The annual Christmas Jazz Concert & Jam Session is one of Savannah's oldest musical traditions.

The Coastal Jazz Association is presenting the 42nd annual event on Christmas Day at The Westin Savannah Harbor featuring some of Savannah's most talented jazz musicians.

Beginning in the 1950s, black jazz musicians in Savannah would gather in a single venue on Christmas Day and share a potluck with their families. The annual event would also feature a concert and, later in the night, a jam session with all the musicians.

In 1955 segregated Savannah, the black musicians approached prominent civil rights leader W.W. Law looking to establish their own union. At the time, West Broad Street was dotted with myriad clubs and bars where the local organized bands would play. American Federation of Musicians Local 704 was created for professional black musicians. After desegregation, AFM Local was joined with the all-white union, 447. Today, the AFM 445-704 is still in existence, serving southeast Georgia and coastal South Carolina.

The unionized band members turned the annual Christmas concert into a gathering of all the local professionals. Each year, after the scheduled performance, the unionized members would allow non-union musicians to jam with them as sort of an audition and competition. The annual Christmas jazz jam session became wildly popular, and to this day, professional jazz musicians travel to Savannah to take part in the open jam session.

"We know for sure of some people that will be coming, but we never know who else. Some people just hear about it and show up," CJA Hall of Fame trombonist Teddy Adams said. "We have people drive in from Florida or North Carolina because they know about the history of this event and that it's always a very, very good musical event.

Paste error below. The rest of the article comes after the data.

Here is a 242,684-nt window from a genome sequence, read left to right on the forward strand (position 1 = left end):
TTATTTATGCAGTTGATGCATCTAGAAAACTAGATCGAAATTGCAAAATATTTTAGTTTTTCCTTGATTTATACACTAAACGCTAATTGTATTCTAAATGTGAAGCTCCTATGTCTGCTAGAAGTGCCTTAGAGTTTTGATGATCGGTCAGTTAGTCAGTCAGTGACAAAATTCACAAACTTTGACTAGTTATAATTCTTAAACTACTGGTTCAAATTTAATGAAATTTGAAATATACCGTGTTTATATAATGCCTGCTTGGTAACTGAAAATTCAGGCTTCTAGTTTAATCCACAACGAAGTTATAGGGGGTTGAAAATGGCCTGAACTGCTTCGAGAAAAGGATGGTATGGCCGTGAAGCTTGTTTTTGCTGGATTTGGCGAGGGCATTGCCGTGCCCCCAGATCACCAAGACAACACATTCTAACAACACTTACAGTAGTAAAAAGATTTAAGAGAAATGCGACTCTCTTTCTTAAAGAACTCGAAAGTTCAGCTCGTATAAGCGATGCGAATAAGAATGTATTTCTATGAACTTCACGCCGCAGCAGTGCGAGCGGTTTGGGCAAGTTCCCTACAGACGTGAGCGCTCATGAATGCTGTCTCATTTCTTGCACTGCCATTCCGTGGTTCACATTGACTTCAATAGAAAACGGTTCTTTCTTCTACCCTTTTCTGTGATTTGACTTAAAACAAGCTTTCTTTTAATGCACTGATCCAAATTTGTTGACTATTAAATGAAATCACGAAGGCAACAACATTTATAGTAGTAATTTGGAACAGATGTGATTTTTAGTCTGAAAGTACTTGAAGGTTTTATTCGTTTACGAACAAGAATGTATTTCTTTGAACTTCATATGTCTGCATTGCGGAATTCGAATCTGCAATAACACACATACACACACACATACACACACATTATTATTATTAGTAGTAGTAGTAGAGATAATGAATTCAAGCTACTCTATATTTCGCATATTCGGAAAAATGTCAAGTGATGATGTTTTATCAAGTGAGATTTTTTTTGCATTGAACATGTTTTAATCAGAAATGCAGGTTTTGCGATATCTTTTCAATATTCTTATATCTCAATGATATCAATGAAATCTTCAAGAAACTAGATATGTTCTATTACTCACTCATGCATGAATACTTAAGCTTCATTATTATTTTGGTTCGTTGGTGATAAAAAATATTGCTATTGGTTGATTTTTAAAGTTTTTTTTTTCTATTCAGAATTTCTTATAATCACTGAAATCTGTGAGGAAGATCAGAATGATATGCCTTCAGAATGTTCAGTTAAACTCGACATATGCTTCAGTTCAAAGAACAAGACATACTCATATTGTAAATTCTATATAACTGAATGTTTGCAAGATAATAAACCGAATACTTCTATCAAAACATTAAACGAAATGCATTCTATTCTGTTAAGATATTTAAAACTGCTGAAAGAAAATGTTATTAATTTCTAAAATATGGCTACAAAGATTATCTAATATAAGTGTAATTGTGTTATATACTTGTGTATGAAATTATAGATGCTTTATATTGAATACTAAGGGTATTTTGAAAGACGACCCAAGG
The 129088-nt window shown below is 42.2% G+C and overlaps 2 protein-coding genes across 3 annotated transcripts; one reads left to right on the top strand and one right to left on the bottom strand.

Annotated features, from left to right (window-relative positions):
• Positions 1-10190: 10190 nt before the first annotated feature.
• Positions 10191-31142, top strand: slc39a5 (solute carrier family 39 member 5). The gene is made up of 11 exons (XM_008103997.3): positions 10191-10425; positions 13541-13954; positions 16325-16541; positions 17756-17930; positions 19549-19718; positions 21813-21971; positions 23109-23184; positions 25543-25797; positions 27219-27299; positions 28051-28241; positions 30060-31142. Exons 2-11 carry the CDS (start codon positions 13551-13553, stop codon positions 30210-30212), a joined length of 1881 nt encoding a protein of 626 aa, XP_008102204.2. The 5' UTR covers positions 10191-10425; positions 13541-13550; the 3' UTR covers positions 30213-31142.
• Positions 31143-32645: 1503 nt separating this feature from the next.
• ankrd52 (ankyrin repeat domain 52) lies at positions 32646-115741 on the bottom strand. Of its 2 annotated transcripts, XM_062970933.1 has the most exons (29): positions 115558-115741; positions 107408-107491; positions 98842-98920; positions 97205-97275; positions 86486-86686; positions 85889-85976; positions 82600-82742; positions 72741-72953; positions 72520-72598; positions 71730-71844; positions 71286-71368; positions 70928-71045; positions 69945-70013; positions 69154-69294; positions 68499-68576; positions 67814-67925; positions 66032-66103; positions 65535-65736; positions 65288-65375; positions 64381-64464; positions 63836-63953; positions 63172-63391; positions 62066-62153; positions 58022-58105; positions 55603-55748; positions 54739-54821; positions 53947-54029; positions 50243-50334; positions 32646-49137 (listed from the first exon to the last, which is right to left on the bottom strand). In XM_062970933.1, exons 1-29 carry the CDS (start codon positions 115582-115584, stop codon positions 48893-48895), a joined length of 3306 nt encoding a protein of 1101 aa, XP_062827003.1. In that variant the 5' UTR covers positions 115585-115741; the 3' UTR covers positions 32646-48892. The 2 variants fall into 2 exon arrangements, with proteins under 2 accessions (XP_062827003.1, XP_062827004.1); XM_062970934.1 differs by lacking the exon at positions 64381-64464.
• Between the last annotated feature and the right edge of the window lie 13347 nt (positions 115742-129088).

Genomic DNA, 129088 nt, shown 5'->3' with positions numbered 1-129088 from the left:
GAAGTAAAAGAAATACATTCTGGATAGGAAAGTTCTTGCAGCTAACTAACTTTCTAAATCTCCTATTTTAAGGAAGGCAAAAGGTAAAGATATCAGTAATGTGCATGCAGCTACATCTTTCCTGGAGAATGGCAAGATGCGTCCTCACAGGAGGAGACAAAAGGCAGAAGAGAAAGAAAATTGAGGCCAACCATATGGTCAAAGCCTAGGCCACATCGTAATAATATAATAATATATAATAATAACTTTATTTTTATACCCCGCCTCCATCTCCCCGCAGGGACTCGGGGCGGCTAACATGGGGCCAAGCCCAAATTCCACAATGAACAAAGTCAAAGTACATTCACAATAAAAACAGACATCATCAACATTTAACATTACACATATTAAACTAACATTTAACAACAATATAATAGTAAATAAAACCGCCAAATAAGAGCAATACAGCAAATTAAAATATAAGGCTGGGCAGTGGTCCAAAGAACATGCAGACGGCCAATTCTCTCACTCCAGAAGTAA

"Sometimes, the surprises are enjoyed more than the regulars. You never know who's going to be there. One year, Fred Wesley, who was James Brown's trombone player, showed up with two or three guys out of North Carolina. We had no idea that he was coming."

The Christmas concert was discontinued for about a decade until Adams and the late Ben Tucker moved back to the city in the 1970s. Adams, a Savannah native and acclaimed trombonist, was a member of the AFM 704, which he joined while in high school. After his time in the armed forces, Adams return to Savannah and with Tucker (who founded the Coastal Jazz Association) began a revolution of jazz music in Savannah.

In 1976, the two renewed the annual Christmas Jazz Concert & Jam Session. In recent years, the concert has also acted as a reunion for local musicians who got their start in Savannah, but have since moved on to bigger cities.

"This year, I am putting a special six-piece group together," Adams said. "We're going to do some arranged music. That's the first half. Then the second half is war. It's all competition. Everybody is hugging and shaking hands because they haven't seen some guys since last Christmas.